Late learning is necessarily the product of a great deal of previous experience (relative to the complexity of the domain). There is thus ubiquitous need to adapt to local changes when developing expertise (i.e., “near transfer”), but this stands in contrast with the commonly observed lack of generalization to more novel features or tasks (i.e., “far transfer”; Barnett & Ceci, 2002; Fahle, 2005; Klahr & Chen, 2011). The apparent contradiction may in part be a side effect of training until low-dimensional and inflexible representations have been learned. For example, when considering typists’ reliance on consistency in keyboards, it can be seen that initially learning to type involves a representation of clearly task-relevant features (i.e., mappings between symbols and actions) as well as features that are less clearly task-relevant (i.e., tactile feedback). The resulting low-dimensional representation can be surprisingly sensitive to changes in the task or environment, in the sense that they are unable to adapt to those changes. The sequenced-task perceptual learning example highlights this phenomenon (Kattner et al., 2017); while typical perceptual learning was not expected to generalize across tasks with different features and goals, the inclusion of superficially goal-irrelevant structural features shared by the tasks led to learning that was able to generalize in the form of accelerating learning. That is, the lack of generalization after extensive amounts of learning is likely to be due to the continued reduction of the representational dimensionality that begins earlier in the trajectory of learning. As learning progresses, then, reliance on attentional control is expected to continually decrease, which may in fact lead to even greater insensitivity to changing environments and reliance on (possibly no-longer-relevant) knowledge (e.g., insensitivity to devaluation; Daw et al., 2005; Seabrooke et al., 2019).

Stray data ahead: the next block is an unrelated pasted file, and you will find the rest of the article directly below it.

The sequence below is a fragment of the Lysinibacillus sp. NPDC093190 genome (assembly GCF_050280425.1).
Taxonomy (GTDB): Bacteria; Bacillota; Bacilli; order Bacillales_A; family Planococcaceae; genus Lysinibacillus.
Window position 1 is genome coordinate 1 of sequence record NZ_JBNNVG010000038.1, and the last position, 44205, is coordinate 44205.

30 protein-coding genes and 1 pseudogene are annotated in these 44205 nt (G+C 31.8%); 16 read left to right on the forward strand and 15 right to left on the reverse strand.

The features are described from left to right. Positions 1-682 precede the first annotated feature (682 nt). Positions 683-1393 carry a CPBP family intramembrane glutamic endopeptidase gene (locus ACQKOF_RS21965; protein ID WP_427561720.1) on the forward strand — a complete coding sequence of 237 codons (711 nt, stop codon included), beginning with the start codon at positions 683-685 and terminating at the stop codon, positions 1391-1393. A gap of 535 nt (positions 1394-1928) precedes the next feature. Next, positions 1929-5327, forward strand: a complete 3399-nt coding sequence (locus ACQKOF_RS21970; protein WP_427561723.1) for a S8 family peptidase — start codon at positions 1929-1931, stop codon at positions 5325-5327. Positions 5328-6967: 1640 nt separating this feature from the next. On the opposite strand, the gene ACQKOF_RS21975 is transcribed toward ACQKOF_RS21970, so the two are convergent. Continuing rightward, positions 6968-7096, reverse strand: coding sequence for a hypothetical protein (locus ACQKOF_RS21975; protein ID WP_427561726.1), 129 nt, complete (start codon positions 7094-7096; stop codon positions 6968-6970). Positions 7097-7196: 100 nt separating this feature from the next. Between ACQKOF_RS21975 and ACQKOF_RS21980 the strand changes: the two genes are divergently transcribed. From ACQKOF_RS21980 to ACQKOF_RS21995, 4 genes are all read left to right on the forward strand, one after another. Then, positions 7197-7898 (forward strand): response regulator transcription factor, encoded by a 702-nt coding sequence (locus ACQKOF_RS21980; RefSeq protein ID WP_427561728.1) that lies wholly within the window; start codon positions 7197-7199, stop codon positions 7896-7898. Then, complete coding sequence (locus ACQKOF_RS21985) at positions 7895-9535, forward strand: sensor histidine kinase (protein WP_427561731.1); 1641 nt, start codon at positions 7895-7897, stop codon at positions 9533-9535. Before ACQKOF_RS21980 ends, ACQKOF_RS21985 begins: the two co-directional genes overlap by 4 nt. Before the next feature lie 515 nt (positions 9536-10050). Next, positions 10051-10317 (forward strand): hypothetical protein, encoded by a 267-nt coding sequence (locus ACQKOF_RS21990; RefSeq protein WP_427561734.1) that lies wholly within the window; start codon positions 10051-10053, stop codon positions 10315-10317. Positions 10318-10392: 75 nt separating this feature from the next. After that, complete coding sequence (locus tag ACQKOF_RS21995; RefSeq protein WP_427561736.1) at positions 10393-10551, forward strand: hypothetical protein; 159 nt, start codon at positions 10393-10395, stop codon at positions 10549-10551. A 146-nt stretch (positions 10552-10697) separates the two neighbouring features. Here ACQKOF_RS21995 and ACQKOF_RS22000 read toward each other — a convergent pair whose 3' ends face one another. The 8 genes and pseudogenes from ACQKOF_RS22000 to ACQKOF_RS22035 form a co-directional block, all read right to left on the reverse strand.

Though a lack of generalization tends to be expected from a late learning phase, such a case is not inevitable. The implications for generalization of normalization and reduced dimensionality may be seen in the case of double-training of visual perception. When trained on a visual discrimination task in one location in the visual field, there is often a lack of generalization to other locations. Such generalization has been observed, though, when during training an unrelated task was also completed at the location of the future generalization test (Xiao et al., 2008). This has been interpreted as evidence that attention to the irrelevant-task location prevented spatial inhibition to that location and thereby facilitated generalization (Watanabe & Sasaki, 2015). Said differently, training at a specific location would be expected to lead to normalization and suppression of visual locations that were deemed to be irrelevant (i.e., in a reduction of the representational dimensionality of the visual inputs), while another task at a different visual location prevented the suppression of that location in the context of the task’s dimensionality.